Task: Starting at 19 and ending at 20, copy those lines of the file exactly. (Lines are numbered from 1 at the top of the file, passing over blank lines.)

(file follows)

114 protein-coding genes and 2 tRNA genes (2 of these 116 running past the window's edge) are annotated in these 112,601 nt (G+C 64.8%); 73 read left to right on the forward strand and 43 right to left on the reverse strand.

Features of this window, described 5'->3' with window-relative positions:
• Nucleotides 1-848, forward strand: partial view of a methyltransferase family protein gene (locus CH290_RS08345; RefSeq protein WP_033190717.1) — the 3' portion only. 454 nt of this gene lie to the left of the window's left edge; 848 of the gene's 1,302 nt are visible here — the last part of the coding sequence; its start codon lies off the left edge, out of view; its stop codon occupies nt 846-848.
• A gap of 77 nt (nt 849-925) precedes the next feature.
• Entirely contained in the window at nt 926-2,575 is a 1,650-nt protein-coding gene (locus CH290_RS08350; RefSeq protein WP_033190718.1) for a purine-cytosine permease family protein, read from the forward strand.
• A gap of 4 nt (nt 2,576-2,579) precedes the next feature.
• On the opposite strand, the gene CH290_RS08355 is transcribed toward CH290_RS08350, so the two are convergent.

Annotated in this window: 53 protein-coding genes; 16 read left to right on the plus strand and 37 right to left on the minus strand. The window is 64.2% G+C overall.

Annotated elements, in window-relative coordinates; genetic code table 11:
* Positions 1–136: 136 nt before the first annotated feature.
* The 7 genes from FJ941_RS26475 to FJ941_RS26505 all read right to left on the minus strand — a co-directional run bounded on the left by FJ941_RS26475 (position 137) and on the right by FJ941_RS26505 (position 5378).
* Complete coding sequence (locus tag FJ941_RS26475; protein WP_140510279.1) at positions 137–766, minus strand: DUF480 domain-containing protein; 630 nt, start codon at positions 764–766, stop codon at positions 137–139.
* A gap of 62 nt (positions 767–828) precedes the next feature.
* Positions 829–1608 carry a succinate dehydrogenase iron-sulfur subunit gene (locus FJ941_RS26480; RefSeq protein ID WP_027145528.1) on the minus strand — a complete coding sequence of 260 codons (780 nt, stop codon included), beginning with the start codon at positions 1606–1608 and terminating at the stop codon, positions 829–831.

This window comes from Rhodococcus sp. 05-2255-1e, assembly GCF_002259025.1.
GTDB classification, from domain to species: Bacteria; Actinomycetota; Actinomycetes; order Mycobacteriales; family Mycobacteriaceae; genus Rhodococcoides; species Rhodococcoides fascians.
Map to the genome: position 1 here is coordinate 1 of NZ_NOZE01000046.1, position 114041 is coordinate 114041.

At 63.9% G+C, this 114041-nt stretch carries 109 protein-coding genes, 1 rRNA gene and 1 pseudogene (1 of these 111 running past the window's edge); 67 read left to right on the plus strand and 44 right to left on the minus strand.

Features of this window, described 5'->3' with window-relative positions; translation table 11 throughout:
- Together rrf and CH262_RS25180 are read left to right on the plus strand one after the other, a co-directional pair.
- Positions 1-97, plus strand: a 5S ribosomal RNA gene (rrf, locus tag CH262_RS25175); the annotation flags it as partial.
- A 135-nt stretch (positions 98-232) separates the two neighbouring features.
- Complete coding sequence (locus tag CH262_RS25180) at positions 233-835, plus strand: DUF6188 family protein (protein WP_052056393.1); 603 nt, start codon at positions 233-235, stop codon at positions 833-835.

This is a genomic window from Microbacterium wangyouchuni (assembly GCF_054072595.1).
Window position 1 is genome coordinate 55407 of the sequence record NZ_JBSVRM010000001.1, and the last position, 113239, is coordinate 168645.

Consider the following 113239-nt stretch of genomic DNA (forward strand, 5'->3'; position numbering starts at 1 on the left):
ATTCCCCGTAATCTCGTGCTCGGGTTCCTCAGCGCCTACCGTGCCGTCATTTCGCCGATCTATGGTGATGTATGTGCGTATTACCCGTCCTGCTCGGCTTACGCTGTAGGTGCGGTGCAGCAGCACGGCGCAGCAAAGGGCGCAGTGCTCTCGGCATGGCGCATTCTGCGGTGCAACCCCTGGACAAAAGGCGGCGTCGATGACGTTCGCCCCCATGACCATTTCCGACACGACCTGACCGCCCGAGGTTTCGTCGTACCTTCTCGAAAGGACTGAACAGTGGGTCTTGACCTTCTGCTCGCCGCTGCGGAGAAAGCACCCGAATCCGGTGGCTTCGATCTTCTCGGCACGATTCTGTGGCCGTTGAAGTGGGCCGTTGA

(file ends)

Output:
Features of this window, described 5'->3' with window-relative positions; translation table 11 throughout:
- Together rrf and CH262_RS25180 are read left to right on the plus strand one after the other, a co-directional pair.